“What makes the exercise of making privacy-ready systems challenging, is that the notion of privacy may mean many different things to people, and it depends on various factors like our habits, the technology we use (the data that we think is anonymous today, may not be so tomorrow!) and the specific situations we find ourselves in. What once was perceived as a right to be left alone in the physical sense, has evolved into a complex patchwork of requirements on data handling in the digital domain. ”
Greetings to all our partners and friends all over the world on the international Data Protection Day 2022! Every year, Data Protection Day as a global awareness raising initiative brings privacy and data protection issues to the focus, and we at Cybernetica are proud to celebrate privacy as one of the corner stones of our products and business.
Privacy as a complex and many-faceted concept is sometimes perceived as something controversial or hard to attain. Here’s a short take on why we at Cybernetica believe that well thought through solutions can take away a lot of that pain and help build trust in a digital society.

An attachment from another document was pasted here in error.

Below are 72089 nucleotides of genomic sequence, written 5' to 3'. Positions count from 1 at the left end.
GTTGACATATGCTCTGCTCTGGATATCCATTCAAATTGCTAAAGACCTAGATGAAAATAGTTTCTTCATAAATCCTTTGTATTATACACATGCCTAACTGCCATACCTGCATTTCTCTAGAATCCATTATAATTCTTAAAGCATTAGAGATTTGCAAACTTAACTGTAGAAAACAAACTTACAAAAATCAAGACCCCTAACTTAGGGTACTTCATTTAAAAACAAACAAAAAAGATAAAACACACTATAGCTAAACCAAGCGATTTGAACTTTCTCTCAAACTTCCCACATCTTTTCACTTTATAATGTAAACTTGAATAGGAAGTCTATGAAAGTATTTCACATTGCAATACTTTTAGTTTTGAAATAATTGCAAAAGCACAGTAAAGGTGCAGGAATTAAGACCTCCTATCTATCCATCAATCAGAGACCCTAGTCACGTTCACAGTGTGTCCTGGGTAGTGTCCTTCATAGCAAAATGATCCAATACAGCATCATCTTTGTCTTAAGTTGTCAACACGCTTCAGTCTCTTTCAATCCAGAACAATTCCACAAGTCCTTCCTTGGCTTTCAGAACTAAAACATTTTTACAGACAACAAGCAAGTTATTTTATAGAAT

Keeping privacy rights in focus
Considering the scope and depth of digital transformation which is on-going in many corners of the world, the standards for protecting individual privacy should be set high. Future-proof data technologies, particularly federated digital services must be built as **privacy-ready ** as possible. Cybernetica’s experience over the last couple of years has provided convincing evidence that our solutions that support compliance with different requirements of GDPR (and other privacy regulations) not only create credibility for service providers, but enable efficiency and open new business opportunities.
There are many possibilities for creating systems which give more control to individuals - be it providing easy and secure means for managing their consent for data processing, sharing only a limited set of credentials instead of a pile of documents, or being able to track the usage of personal data.